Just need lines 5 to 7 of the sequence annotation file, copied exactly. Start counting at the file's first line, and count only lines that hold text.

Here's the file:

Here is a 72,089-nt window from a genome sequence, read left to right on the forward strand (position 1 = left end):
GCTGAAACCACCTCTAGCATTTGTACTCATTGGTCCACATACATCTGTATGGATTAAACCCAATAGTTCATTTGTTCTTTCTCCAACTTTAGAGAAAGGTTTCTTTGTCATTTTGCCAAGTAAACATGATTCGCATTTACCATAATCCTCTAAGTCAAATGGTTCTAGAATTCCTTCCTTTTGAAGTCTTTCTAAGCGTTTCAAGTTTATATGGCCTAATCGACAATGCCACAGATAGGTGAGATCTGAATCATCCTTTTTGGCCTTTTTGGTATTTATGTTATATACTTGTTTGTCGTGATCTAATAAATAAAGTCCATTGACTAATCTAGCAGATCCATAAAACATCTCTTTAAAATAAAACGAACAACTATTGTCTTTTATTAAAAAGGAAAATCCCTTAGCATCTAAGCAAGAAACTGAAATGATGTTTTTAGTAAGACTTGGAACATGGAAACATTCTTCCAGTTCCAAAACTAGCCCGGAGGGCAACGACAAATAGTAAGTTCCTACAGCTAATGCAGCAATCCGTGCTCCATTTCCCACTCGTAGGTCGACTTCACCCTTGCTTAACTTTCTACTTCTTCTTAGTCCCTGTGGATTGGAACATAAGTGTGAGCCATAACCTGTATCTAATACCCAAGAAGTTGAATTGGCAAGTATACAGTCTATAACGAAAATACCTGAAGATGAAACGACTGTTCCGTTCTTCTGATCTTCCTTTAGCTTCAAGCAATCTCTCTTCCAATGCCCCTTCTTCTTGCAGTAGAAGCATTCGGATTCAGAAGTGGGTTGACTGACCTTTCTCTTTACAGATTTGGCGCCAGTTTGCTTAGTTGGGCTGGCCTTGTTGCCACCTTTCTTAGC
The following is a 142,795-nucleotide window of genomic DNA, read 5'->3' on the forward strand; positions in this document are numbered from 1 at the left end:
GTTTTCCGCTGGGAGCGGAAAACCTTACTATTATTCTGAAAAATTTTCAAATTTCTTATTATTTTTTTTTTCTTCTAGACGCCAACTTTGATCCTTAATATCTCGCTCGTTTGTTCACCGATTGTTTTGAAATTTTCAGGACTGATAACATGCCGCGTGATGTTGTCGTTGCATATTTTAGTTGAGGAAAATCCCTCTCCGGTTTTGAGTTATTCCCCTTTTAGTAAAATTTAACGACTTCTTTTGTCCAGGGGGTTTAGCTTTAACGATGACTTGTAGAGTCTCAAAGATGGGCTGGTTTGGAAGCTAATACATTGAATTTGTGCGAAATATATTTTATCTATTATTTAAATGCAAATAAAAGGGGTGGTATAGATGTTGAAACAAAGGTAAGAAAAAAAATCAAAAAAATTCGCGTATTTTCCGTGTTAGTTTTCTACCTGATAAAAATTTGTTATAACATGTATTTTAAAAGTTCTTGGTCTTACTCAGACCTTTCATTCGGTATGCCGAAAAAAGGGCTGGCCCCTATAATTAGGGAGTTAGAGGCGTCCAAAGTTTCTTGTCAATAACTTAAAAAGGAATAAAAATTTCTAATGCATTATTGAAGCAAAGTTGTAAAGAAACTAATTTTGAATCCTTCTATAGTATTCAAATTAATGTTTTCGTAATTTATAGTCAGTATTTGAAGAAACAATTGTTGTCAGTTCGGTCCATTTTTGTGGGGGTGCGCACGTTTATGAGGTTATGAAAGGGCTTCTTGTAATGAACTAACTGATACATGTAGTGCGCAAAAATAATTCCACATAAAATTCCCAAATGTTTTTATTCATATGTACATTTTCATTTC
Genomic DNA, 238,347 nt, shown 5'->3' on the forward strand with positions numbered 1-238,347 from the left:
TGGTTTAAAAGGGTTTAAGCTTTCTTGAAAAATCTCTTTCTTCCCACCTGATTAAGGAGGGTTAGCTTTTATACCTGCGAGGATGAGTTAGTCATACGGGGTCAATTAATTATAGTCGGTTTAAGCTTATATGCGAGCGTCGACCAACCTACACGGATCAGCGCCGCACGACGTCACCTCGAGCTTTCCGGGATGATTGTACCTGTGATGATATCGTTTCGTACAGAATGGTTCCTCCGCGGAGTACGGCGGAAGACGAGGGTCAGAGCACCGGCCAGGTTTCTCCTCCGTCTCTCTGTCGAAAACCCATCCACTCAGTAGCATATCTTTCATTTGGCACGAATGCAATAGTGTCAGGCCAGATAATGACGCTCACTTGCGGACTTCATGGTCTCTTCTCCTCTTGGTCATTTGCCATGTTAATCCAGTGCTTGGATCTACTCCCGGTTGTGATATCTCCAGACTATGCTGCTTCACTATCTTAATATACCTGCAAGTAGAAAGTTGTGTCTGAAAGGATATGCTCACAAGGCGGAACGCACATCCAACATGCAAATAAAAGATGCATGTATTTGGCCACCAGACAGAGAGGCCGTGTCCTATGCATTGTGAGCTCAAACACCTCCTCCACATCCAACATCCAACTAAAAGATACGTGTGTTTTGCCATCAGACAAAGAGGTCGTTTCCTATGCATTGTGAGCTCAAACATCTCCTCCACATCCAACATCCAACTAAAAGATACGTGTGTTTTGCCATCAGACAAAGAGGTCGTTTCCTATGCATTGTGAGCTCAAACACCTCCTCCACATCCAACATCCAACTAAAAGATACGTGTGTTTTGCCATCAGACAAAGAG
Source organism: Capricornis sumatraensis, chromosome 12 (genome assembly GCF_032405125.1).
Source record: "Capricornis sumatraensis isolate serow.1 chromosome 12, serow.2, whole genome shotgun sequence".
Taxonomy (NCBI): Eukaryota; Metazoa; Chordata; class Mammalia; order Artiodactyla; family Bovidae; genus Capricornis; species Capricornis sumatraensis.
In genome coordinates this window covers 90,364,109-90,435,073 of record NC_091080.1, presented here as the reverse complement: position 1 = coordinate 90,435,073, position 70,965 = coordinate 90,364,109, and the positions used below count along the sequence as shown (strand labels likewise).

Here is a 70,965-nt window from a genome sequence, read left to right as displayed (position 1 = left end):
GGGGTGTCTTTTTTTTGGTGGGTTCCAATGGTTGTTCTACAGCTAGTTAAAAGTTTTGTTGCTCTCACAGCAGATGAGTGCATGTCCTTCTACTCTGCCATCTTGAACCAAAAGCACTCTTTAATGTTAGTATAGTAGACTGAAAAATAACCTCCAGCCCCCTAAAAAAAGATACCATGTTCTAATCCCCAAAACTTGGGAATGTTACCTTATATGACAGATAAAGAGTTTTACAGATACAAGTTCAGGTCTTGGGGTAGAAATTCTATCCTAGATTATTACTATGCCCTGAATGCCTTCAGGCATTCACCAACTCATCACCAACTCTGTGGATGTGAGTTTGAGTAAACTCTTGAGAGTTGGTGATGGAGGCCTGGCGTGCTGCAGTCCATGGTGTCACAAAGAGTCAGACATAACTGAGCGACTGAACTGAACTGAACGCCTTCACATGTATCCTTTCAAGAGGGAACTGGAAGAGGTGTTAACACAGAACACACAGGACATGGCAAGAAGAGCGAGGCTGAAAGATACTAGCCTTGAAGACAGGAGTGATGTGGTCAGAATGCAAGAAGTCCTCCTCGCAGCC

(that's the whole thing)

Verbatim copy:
Genomic DNA, 238,347 nt, shown 5'->3' on the forward strand with positions numbered 1-238,347 from the left:
TGGTTTAAAAGGGTTTAAGCTTTCTTGAAAAATCTCTTTCTTCCCACCTGATTAAGGAGGGTTAGCTTTTATACCTGCGAGGATGAGTTAGTCATACGGGGTCAATTAATTATAGTCGGTTTAAGCTTATATGCGAGCGTCGACCAACCTACACGGATCAGCGCCGCACGACGTCACCTCGAGCTTTCCGGGATGATTGTACCTGTGATGATATCGTTTCGTACAGAATGGTTCCTCCGCGGAGTACGGCGGAAGACGAGGGTCAGAGCACCGGCCAGGTTTCTCCTCCGTCTCTCTGTCGAAAACCCATCCACTCAGTAGCATATCTTTCATTTGGCACGAATGCAATAGTGTCAGGCCAGATAATGACGCTCACTTGCGGACTTCATGGTCTCTTCTCCTCTTGGTCATTTGCCATGTTAATCCAGTGCTTGGATCTACTCCCGGTTGTGATATCTCCAGACTATGCTGCTTCACTATCTTAATATACCTGCAAGTAGAAAGTTGTGTCTGAAAGGATATGCTCACAAGGCGGAACGCACATCCAACATGCAAATAAAAGATGCATGTATTTGGCCACCAGACAGAGAGGCCGTGTCCTATGCATTGTGAGCTCAAACACCTCCTCCACATCCAACATCCAACTAAAAGATACGTGTGTTTTGCCATCAGACAAAGAGGTCGTTTCCTATGCATTGTGAGCTCAAACATCTCCTCCACATCCAACATCCAACTAAAAGATACGTGTGTTTTGCCATCAGACAAAGAGGTCGTTTCCTATGCATTGTGAGCTCAAACACCTCCTCCACATCCAACATCCAACTAAAAGATACGTGTGTTTTGCCATCAGACAAAGAG
Source organism: Capricornis sumatraensis, chromosome 12 (genome assembly GCF_032405125.1).